Society gives technical students recognition

By Jason Middlebrooks/ south campus editor

South Campus technical students can join a society that offers scholarships, networking and recognition.

“You always hear about honor societies in the academic,” South strategic initiative coordinator Dionne Bagsby Jones said. “I think that’s one of the things that makes this very unique. It is specifically tailored for technical career students.”

South has started a chapter of the National Technical Honor Society, which has a variety of scholarships, offering over $250,000 annually. After joining the society, students will receive letters of recommendation, a membership certificate and scholarship opportunities. Students must have a 3.0 GPA to join. The membership cost is a one-time fee of $30.

Bagsby Jones got the idea of starting a chapter from SE business associate professor Jeneen Sims.

“It is an excellent opportunity for students to gain extra scholarships,” Sims said. “Our students were very excited. They have the ability to be recruited by local businesses.”

Jones felt the society would be a good fit for South because it has the most technical programs. The society will provide networking for students and allow them to meet people with the same career goals.

“I think it fits well with what we are doing here,” said faculty adviser John Bullard. “We have five or six buildings here that students take classes in. It’s not just electronics. We have automotive, computers, IT and telecommunications. All those are available here. We want to give them the opportunity to join this organization.”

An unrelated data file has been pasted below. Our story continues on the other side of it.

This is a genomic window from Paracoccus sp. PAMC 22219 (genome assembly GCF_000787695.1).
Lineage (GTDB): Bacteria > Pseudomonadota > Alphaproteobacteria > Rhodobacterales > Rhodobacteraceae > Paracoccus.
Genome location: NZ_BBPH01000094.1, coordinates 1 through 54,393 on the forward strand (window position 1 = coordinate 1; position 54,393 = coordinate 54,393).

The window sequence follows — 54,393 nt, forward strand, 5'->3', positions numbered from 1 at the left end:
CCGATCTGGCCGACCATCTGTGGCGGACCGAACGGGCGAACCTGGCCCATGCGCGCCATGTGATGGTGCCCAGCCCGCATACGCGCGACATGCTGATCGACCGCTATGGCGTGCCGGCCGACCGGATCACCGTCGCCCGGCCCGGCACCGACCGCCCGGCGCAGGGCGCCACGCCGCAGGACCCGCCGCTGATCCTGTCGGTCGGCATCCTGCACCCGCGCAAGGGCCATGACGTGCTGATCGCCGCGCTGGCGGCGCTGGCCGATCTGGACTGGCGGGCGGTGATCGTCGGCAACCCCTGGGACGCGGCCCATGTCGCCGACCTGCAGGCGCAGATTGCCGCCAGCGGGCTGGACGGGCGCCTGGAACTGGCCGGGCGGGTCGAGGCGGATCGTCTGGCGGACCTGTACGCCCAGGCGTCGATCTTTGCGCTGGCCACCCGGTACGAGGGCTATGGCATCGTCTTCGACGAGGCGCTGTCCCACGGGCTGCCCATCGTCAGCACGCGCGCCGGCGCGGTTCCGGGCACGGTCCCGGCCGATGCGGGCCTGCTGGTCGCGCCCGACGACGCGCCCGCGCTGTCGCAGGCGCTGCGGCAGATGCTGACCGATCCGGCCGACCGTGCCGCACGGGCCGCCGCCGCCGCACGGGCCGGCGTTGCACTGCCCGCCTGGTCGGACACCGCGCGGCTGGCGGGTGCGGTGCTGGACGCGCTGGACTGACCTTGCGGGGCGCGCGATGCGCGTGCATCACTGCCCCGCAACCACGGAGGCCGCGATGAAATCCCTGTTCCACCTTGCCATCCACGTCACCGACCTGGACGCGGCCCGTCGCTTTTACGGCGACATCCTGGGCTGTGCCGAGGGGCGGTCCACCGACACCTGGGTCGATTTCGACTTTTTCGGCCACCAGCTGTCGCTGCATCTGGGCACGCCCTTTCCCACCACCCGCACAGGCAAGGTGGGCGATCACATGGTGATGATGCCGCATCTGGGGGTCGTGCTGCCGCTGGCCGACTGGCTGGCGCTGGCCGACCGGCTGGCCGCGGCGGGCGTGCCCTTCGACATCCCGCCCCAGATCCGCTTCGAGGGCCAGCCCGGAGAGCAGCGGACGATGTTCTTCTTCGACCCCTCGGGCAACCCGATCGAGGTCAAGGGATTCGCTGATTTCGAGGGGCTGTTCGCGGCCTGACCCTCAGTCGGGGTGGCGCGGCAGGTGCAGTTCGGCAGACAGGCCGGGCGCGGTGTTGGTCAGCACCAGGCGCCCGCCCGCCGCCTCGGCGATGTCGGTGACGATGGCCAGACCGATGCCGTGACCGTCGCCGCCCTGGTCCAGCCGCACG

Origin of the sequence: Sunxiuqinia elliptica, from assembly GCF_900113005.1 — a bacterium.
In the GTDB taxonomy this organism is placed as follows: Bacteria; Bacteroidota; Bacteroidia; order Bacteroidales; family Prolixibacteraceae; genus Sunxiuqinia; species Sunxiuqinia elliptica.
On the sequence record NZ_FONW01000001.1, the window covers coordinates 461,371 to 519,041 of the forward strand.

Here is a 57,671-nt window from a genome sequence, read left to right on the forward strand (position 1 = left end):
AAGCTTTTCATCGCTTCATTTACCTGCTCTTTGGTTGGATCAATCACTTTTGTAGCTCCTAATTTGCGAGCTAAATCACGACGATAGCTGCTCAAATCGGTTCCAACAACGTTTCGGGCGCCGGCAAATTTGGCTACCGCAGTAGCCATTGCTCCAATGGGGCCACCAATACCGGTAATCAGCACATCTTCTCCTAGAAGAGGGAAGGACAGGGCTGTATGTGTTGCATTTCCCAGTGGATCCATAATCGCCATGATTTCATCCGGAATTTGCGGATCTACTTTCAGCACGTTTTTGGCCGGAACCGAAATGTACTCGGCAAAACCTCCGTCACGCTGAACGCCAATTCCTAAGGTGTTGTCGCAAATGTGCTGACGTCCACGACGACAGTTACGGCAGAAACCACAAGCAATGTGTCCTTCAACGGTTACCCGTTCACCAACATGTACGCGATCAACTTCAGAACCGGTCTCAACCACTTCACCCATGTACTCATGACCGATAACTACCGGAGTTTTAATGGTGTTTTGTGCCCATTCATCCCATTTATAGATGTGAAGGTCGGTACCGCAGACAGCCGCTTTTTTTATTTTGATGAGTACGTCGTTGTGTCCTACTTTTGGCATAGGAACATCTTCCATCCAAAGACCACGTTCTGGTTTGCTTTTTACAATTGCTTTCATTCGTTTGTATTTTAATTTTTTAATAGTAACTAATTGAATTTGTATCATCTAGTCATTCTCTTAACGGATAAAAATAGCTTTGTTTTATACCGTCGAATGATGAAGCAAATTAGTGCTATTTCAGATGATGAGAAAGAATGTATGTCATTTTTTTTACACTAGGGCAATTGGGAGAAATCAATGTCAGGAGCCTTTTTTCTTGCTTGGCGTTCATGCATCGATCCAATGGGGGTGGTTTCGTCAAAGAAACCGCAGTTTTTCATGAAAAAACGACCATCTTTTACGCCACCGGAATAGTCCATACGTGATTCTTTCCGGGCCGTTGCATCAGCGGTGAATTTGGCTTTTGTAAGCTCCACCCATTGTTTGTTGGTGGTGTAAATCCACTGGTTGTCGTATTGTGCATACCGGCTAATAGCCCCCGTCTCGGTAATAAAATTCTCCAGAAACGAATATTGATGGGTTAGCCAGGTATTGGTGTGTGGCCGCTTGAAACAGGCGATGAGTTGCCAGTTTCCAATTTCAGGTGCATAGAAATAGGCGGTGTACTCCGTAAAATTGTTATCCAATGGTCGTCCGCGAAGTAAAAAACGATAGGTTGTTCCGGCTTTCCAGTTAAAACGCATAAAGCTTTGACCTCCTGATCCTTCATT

Jones and Bullard are considering starting a group to help students who are interested in joining but do not meet the required GPA.

“If we started a group for students that’s basically saying, ‘Hey, I want to aspire to that,’ the students can excel,” Bullard said.

Bullard can relate to students who are talented in the technical arena but who struggled outside of it. Bullard preferred to work, so he would take many technical classes.

“Once we give [the students] the option to be part of this, they seem to blossom,” Bullard said. “I didn’t like English. I didn’t like history. I was never into the arts, but I would take a lot of technical classes because I love to work. Once I stayed on the technical track, I excelled.”

The “long-run” goal for Jones, Bullard and the society is to help students get a career that will help them long term, a career that will help students support themselves and their families in the future.

“This allows us to give recognition to students who decide to pursue a career in technical education,” Jones said.

For more information, contact Bullard at or Bagsby Jones at